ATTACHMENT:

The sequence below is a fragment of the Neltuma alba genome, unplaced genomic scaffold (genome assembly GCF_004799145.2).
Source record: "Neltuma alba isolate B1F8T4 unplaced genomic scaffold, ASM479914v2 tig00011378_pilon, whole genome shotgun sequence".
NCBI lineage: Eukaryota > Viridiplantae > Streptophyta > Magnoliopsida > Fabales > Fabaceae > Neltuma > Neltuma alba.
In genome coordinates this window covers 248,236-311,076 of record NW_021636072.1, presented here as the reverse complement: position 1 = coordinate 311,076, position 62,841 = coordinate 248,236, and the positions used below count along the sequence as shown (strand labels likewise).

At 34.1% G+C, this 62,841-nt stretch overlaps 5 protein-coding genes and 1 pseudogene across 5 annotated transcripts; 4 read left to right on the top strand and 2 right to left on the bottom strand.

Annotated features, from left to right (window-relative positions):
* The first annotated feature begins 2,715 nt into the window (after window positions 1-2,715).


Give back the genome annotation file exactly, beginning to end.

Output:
The sequence below is a fragment of the Neltuma alba genome, unplaced genomic scaffold (genome assembly GCF_004799145.2).
Source record: "Neltuma alba isolate B1F8T4 unplaced genomic scaffold, ASM479914v2 tig00011378_pilon, whole genome shotgun sequence".
NCBI lineage: Eukaryota > Viridiplantae > Streptophyta > Magnoliopsida > Fabales > Fabaceae > Neltuma > Neltuma alba.
In genome coordinates this window covers 248,236-311,076 of record NW_021636072.1, presented here as the reverse complement: position 1 = coordinate 311,076, position 62,841 = coordinate 248,236, and the positions used below count along the sequence as shown (strand labels likewise).

At 34.1% G+C, this 62,841-nt stretch overlaps 5 protein-coding genes and 1 pseudogene across 5 annotated transcripts; 4 read left to right on the top strand and 2 right to left on the bottom strand.

Annotated features, from left to right (window-relative positions):
* The first annotated feature begins 2,715 nt into the window (after window positions 1-2,715).